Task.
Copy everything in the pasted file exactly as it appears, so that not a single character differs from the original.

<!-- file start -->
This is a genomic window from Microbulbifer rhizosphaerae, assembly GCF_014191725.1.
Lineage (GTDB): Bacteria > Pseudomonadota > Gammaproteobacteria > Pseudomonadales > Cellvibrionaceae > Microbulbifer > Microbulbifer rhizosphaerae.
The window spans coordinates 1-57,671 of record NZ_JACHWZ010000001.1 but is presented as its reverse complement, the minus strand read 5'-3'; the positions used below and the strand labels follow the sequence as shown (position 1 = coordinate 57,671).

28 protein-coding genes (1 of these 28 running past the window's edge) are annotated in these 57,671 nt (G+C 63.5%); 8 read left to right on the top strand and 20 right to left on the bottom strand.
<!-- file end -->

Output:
This is a genomic window from Microbulbifer rhizosphaerae, assembly GCF_014191725.1.
Lineage (GTDB): Bacteria > Pseudomonadota > Gammaproteobacteria > Pseudomonadales > Cellvibrionaceae > Microbulbifer > Microbulbifer rhizosphaerae.
The window spans coordinates 1-57,671 of record NZ_JACHWZ010000001.1 but is presented as its reverse complement, the minus strand read 5'-3'; the positions used below and the strand labels follow the sequence as shown (position 1 = coordinate 57,671).

28 protein-coding genes (1 of these 28 running past the window's edge) are annotated in these 57,671 nt (G+C 63.5%); 8 read left to right on the top strand and 20 right to left on the bottom strand.